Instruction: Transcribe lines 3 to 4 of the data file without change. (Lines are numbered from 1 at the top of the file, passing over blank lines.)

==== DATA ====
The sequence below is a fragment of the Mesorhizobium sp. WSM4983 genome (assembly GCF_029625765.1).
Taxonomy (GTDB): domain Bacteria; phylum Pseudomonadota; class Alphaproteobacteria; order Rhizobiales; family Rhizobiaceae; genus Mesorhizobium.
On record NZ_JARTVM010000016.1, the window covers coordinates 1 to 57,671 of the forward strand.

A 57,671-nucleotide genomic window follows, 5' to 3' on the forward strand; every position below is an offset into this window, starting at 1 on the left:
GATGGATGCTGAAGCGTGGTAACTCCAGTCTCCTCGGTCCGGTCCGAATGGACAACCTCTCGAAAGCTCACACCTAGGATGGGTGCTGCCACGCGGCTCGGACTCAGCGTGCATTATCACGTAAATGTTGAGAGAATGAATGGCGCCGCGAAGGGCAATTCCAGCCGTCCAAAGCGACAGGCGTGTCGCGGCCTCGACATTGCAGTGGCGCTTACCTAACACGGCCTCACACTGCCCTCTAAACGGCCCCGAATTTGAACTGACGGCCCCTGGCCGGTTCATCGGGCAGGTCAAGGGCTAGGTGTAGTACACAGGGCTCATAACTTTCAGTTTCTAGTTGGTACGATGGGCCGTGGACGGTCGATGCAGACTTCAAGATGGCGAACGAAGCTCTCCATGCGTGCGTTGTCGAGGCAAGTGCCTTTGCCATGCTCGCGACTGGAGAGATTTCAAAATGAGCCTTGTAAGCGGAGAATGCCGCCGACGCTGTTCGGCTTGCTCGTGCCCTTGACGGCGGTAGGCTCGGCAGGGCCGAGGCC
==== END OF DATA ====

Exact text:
On record NZ_JARTVM010000016.1, the window covers coordinates 1 to 57,671 of the forward strand.

A 57,671-nucleotide genomic window follows, 5' to 3' on the forward strand; every position below is an offset into this window, starting at 1 on the left: